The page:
She knows today’s musical environment is not always friendly toward pop-oriented artists who play their instruments and write their songs, as she does.
In fact, Carlton says she is gladly straddling the fence between “being true to myself as a musician and being embraced commercially” with her sophomore album, “Harmonium,” due Nov. 9 from A&M/Interscope Records.
“It’s nice to be back and be the alternative to the more calculated, poppy acts out there,” the 24-year-old artist says. “I feel lucky that I’m able to appeal to real music lovers, and it also somehow works in a really commercial way without me sacrificing or selling myself out.”
The 10-track “Harmonium,” which was produced by Carlton’s beau, Third Eye Blind’s Stephan Jenkins, indeed showcases her coming into her own. The album is full of classical-leaning piano riffs and features more heartfelt lyrics than her 2002 debut, “Be Not Nobody.”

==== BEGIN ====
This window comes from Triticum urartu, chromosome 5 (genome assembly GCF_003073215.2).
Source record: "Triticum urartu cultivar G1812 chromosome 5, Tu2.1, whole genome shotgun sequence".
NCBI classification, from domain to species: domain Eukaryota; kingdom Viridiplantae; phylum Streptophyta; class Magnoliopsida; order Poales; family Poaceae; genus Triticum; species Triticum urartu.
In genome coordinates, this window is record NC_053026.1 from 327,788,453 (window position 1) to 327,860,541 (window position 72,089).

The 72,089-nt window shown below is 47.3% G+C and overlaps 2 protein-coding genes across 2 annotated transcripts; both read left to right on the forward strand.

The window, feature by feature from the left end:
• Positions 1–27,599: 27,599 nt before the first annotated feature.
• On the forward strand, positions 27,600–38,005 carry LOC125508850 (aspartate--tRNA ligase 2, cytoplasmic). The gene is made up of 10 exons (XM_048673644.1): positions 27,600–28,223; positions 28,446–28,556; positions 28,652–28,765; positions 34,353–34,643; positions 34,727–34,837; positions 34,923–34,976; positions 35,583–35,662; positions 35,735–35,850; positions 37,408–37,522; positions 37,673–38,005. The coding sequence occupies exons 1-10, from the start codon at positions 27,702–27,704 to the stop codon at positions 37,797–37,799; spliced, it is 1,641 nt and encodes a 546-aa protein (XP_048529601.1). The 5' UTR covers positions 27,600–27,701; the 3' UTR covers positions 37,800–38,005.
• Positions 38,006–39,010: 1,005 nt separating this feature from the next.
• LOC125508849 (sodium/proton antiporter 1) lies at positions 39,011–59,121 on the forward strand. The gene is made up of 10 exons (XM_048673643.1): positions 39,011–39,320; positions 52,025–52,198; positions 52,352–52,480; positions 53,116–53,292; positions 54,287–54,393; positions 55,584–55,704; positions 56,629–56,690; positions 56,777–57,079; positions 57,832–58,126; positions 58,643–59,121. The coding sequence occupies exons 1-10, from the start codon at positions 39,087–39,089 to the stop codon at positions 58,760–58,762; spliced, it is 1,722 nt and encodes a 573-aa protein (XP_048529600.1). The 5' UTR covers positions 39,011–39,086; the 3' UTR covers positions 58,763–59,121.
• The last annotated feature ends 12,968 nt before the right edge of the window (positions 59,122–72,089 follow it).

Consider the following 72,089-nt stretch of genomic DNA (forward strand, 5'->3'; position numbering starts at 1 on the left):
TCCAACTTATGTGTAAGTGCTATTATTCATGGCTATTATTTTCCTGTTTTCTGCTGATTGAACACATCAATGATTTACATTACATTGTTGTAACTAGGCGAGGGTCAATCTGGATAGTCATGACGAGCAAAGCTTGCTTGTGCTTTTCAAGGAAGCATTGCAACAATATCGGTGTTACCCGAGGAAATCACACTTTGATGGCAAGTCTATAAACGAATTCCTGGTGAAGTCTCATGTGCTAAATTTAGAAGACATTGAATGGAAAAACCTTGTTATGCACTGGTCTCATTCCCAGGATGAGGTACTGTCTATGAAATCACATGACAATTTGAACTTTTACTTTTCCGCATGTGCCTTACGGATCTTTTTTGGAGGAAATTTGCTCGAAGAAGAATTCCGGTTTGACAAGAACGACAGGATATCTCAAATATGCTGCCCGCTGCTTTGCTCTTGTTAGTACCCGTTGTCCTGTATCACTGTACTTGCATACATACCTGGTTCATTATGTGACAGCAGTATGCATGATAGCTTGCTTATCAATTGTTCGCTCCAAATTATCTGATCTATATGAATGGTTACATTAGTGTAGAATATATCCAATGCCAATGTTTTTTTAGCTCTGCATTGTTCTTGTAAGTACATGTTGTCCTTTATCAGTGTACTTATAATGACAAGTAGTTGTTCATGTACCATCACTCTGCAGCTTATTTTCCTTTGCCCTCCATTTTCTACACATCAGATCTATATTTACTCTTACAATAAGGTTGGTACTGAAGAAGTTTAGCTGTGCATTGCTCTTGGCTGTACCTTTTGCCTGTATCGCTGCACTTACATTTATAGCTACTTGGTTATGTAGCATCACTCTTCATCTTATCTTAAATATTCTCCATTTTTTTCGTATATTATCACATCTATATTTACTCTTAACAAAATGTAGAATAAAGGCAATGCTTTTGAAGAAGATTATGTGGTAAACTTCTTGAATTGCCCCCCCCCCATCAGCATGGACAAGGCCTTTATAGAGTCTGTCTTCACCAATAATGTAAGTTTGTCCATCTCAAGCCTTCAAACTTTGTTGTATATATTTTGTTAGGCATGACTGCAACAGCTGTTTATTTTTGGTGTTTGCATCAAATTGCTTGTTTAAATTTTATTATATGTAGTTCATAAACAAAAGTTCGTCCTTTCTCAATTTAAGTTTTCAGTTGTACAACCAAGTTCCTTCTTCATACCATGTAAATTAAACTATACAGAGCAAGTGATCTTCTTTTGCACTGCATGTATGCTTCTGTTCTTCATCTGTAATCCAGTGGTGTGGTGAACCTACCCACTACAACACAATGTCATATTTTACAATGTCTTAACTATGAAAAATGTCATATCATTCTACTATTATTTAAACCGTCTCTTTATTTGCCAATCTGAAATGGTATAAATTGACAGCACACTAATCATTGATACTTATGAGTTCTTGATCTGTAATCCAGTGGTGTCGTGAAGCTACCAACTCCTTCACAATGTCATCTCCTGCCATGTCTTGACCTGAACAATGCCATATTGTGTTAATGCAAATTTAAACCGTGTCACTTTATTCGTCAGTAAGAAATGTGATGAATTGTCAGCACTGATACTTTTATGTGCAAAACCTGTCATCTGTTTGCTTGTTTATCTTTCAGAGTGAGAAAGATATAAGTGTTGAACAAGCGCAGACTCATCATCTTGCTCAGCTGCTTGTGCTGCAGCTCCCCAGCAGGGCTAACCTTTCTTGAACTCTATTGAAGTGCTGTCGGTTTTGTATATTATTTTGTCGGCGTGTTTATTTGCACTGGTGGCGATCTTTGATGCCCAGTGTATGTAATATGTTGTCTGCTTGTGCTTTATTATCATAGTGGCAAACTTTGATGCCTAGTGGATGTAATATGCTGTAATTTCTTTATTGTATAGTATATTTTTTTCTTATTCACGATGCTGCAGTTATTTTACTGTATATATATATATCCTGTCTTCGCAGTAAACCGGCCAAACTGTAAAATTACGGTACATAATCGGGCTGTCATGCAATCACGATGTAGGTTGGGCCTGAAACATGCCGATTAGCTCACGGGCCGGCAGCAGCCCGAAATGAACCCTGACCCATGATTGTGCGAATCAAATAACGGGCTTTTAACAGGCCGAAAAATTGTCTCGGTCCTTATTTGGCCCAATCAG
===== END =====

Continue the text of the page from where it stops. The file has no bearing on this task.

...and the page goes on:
Carlton’s debut has sold 1.4 million units, according to Nielsen SoundScan. The album, which earned the artist four Grammy Award nominations, peaked at No. 5 on the Billboard 200 and remained on the chart for 51 weeks.
“Lindsay Lohan and Hilary Duff and Ashlee Simpson
are prominent media and television stars, and their music is an extension of their overall image,” A&M Records president Ron Fair says. “Vanessa is a singer-songwriter in the classic sense.”
Carlton calls the album’s first single, the upbeat “White Houses,” a “metaphor for simple innocence. It’s about the irony of these simple mundane places that hold so much controversy and pain and triumph all at the same time.”
The singer-songwriter says she wants to branch out into other musical outlets.
“After this album, I’d like to score a film,” Carlton says. “That’s something I want to get into, because I know I could be 65 and wrinkly and still be writing music. I’m also looking to incorporate dance, maybe go into theater or Broadway, and incorporate all the things that I do and love so much into one production or show.”